You've heard about it, you've read about it, now it's time to ride it!
One of West Virginia’s most successful rail-to-trail conversions and the state’s longest rail trail, the Greenbrier River Trail has been ranked by Backpacker Magazine as one of the top ten hiking trails in the United States.
This abandoned grade, converted to rail-trail traversing 30 bridges and two tunnels, unveils some of the region’s most invigorating scenery to the users. Adjacent to the trail for most of the 78 miles is the legendary, peacefully flowing Greenbrier River, known for its Small-mouth bass fishing as well as its simple beauty. The Greenbrier has its source in the northern part of the county with contributing seasonal runs and underground springs.
Beginner and intermediate mountain bikers will appreciate the packed gravel surfaces on the majority of the Trail. More advanced bikers will find greater challenges on the adjoining mountain trails and abandoned logging roads that characterize the national forest bordering the Trail.
Horse back riders and wagon train excursions will find days of exhilarating fun from one end of the Trail to the other and back again. The Cass terminus has a newly constructed parking lot which accommodates horse trailers. Amenities along the Greenbrier River Trail include potable water and primitive camp sites. Rest room facilities are located every 8 to 10 miles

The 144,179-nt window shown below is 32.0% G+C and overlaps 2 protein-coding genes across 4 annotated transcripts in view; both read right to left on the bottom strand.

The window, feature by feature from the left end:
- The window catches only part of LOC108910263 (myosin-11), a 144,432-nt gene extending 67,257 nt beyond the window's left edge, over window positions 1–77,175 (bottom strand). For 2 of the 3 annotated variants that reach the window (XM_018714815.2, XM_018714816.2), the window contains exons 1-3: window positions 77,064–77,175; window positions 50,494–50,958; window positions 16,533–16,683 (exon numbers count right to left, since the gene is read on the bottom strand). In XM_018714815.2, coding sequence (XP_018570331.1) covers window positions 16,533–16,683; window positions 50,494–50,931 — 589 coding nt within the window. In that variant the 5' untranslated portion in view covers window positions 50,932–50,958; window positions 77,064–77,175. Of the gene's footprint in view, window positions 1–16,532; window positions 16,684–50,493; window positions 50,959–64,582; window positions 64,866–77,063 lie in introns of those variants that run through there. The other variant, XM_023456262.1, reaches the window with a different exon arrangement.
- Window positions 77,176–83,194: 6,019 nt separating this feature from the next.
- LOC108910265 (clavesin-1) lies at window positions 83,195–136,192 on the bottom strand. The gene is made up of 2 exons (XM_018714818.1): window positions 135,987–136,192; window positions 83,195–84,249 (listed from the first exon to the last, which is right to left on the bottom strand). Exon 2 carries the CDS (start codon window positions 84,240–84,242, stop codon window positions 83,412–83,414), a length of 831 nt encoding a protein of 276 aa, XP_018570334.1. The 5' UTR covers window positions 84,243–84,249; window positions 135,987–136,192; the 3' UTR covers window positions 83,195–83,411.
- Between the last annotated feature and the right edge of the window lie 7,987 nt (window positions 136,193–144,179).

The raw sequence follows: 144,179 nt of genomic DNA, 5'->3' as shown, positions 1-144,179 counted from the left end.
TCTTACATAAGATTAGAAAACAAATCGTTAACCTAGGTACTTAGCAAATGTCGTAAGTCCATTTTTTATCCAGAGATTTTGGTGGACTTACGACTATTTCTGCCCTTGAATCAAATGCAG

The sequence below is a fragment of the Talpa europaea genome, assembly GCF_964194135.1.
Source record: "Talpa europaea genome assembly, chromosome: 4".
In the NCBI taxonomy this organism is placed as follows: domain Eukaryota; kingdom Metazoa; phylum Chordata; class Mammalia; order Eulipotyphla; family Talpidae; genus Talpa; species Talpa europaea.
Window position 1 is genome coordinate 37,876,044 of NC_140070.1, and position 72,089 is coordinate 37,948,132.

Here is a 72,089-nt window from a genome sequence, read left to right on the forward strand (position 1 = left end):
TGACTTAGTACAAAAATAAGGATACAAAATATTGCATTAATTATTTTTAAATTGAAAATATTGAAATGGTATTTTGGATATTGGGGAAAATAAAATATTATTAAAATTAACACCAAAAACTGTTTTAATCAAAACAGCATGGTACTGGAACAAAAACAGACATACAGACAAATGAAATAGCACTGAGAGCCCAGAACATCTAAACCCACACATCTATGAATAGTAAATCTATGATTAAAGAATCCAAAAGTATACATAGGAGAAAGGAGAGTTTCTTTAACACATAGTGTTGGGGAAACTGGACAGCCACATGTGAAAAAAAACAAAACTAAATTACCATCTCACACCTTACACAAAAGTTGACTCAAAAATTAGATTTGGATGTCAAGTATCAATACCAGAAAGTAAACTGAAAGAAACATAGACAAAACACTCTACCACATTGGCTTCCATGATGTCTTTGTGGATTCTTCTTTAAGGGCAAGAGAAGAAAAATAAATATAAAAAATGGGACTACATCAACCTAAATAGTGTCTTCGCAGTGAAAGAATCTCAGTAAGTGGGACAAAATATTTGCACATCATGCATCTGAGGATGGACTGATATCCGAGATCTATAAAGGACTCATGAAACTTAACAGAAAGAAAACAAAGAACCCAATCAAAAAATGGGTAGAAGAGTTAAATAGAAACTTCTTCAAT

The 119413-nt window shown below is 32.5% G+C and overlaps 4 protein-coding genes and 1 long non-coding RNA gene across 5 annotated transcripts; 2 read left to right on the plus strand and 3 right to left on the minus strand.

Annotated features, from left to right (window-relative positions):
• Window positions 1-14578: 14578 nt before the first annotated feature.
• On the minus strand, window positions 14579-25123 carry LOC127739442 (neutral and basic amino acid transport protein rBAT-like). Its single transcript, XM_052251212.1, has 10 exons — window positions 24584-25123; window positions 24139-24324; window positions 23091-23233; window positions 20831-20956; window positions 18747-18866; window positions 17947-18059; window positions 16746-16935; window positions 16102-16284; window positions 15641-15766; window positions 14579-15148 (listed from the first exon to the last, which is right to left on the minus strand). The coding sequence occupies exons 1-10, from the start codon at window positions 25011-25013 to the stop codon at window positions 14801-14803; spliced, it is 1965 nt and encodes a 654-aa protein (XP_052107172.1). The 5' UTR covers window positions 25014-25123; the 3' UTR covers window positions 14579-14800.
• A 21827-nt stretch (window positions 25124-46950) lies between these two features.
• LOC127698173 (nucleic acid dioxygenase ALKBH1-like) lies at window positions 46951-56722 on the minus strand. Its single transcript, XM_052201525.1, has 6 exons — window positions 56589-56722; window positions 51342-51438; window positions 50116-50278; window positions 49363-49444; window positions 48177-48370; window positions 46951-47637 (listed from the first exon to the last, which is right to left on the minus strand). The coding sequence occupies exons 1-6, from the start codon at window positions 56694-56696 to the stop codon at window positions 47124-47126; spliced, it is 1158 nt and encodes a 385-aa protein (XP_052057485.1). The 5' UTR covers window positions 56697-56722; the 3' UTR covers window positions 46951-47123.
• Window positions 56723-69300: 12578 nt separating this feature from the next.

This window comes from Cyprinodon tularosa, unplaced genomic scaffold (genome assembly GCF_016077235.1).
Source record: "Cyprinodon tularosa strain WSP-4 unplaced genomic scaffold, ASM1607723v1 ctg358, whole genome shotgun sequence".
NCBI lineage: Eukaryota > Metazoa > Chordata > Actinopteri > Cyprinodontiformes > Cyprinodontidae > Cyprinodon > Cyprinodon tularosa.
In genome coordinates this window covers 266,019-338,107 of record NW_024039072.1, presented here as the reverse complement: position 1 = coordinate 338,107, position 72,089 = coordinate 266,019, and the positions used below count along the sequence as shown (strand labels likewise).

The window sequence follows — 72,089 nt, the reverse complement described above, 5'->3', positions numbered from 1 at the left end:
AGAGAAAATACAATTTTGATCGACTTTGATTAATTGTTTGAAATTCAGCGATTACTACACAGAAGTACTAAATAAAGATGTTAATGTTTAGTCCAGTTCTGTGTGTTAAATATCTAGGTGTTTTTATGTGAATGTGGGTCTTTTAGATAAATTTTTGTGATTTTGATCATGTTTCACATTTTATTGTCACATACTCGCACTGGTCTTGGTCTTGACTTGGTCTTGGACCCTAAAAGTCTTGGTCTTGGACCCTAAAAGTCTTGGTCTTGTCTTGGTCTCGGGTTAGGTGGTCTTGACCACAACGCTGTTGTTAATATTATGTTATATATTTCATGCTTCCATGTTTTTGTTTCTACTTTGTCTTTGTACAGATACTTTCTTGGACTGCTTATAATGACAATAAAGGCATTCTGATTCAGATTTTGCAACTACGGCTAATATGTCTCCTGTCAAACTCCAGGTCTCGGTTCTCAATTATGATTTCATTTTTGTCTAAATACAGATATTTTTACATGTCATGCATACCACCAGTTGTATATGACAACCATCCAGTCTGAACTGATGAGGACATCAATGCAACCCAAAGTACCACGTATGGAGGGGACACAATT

Blankets of colorful Common Joe-Pye, Jewelweed, Wild Columbine, Black-eyed Susan, Dame’s Rocket, Fall Phlox and dozens of other species welcome bikers and hikers throughout the spring and summer seasons. Lavish colorful canopies of birch, sycamore, maple and Mountain Ash with differing varieties of oak, offer shady respite and colorful panoramas.
Experienced bird watchers are discovering the Greenbrier River Trail is an impressive place for bird sightings. Neo-tropical bird species return from South and Central America during May and June and the route along the Greenbrier River makes an excellent route to spy them.
Bring your binoculars, bird field guide and bird identification sheets. On any given summer or fall day you are apt to witness Canadian Geese, Green Heron, Yellow-throated Warblers, Northern Parula, Northern Flickers, White-eyed Vireo and Ruby-throated Hummingbirds - and that’s just a small sampling.
Listings of lodging facilities along with outfitters, shuttle service, and maps are available through the information links. Coordinators for large groups or wagon trains should call the Greenbrier River Trail Superintendent at 304-799-4087.